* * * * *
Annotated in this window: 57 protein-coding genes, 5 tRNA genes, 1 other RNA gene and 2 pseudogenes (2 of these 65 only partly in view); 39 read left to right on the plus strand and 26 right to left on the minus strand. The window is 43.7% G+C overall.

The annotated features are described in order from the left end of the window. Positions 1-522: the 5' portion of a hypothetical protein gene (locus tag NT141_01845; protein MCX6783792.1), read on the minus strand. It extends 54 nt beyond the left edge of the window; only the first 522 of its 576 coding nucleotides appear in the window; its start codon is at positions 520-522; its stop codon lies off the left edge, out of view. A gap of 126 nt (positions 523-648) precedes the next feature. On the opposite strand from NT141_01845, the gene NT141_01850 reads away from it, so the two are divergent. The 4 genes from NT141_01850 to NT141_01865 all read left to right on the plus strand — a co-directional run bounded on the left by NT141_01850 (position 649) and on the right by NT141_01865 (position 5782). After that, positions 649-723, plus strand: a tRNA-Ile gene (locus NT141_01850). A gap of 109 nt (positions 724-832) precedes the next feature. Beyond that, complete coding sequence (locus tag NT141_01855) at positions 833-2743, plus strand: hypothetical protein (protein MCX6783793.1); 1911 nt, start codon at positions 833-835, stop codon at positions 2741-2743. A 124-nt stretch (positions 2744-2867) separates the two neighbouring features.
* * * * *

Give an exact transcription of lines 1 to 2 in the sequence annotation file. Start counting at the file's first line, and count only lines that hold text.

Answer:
Annotated in this window: 57 protein-coding genes, 5 tRNA genes, 1 other RNA gene and 2 pseudogenes (2 of these 65 only partly in view); 39 read left to right on the plus strand and 26 right to left on the minus strand. The window is 43.7% G+C overall.

The annotated features are described in order from the left end of the window. Positions 1-522: the 5' portion of a hypothetical protein gene (locus tag NT141_01845; protein MCX6783792.1), read on the minus strand. It extends 54 nt beyond the left edge of the window; only the first 522 of its 576 coding nucleotides appear in the window; its start codon is at positions 520-522; its stop codon lies off the left edge, out of view. A gap of 126 nt (positions 523-648) precedes the next feature. On the opposite strand from NT141_01845, the gene NT141_01850 reads away from it, so the two are divergent. The 4 genes from NT141_01850 to NT141_01865 all read left to right on the plus strand — a co-directional run bounded on the left by NT141_01850 (position 649) and on the right by NT141_01865 (position 5782). After that, positions 649-723, plus strand: a tRNA-Ile gene (locus NT141_01850). A gap of 109 nt (positions 724-832) precedes the next feature. Beyond that, complete coding sequence (locus tag NT141_01855) at positions 833-2743, plus strand: hypothetical protein (protein MCX6783793.1); 1911 nt, start codon at positions 833-835, stop codon at positions 2741-2743. A 124-nt stretch (positions 2744-2867) separates the two neighbouring features.